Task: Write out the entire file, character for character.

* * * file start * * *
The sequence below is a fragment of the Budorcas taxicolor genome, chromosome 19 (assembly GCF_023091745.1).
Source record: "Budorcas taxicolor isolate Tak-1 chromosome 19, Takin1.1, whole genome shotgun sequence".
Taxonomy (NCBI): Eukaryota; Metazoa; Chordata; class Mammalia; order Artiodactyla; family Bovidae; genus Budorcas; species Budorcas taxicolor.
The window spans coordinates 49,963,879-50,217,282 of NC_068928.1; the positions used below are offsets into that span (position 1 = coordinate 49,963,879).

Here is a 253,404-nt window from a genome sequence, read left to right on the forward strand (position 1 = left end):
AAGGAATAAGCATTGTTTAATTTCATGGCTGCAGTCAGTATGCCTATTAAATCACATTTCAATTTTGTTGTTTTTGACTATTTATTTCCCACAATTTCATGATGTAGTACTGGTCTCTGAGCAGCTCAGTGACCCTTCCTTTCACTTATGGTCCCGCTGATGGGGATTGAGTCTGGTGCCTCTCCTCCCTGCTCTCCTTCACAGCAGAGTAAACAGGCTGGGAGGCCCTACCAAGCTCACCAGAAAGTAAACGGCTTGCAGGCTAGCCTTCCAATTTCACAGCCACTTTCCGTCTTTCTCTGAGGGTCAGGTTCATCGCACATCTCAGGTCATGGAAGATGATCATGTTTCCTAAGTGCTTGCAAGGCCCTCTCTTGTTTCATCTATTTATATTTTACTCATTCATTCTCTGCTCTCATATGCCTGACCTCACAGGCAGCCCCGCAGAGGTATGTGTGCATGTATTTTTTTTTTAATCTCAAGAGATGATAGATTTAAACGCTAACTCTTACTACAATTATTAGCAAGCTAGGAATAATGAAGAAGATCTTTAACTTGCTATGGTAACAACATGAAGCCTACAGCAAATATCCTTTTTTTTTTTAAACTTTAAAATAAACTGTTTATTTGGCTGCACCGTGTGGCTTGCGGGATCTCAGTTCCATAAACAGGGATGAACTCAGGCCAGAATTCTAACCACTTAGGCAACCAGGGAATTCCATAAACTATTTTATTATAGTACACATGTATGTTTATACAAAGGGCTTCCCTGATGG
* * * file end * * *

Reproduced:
The sequence below is a fragment of the Budorcas taxicolor genome, chromosome 19 (assembly GCF_023091745.1).
Source record: "Budorcas taxicolor isolate Tak-1 chromosome 19, Takin1.1, whole genome shotgun sequence".
Taxonomy (NCBI): Eukaryota; Metazoa; Chordata; class Mammalia; order Artiodactyla; family Bovidae; genus Budorcas; species Budorcas taxicolor.
The window spans coordinates 49,963,879-50,217,282 of NC_068928.1; the positions used below are offsets into that span (position 1 = coordinate 49,963,879).

Here is a 253,404-nt window from a genome sequence, read left to right on the forward strand (position 1 = left end):
AAGGAATAAGCATTGTTTAATTTCATGGCTGCAGTCAGTATGCCTATTAAATCACATTTCAATTTTGTTGTTTTTGACTATTTATTTCCCACAATTTCATGATGTAGTACTGGTCTCTGAGCAGCTCAGTGACCCTTCCTTTCACTTATGGTCCCGCTGATGGGGATTGAGTCTGGTGCCTCTCCTCCCTGCTCTCCTTCACAGCAGAGTAAACAGGCTGGGAGGCCCTACCAAGCTCACCAGAAAGTAAACGGCTTGCAGGCTAGCCTTCCAATTTCACAGCCACTTTCCGTCTTTCTCTGAGGGTCAGGTTCATCGCACATCTCAGGTCATGGAAGATGATCATGTTTCCTAAGTGCTTGCAAGGCCCTCTCTTGTTTCATCTATTTATATTTTACTCATTCATTCTCTGCTCTCATATGCCTGACCTCACAGGCAGCCCCGCAGAGGTATGTGTGCATGTATTTTTTTTTTAATCTCAAGAGATGATAGATTTAAACGCTAACTCTTACTACAATTATTAGCAAGCTAGGAATAATGAAGAAGATCTTTAACTTGCTATGGTAACAACATGAAGCCTACAGCAAATATCCTTTTTTTTTTTAAACTTTAAAATAAACTGTTTATTTGGCTGCACCGTGTGGCTTGCGGGATCTCAGTTCCATAAACAGGGATGAACTCAGGCCAGAATTCTAACCACTTAGGCAACCAGGGAATTCCATAAACTATTTTATTATAGTACACATGTATGTTTATACAAAGGGCTTCCCTGATGG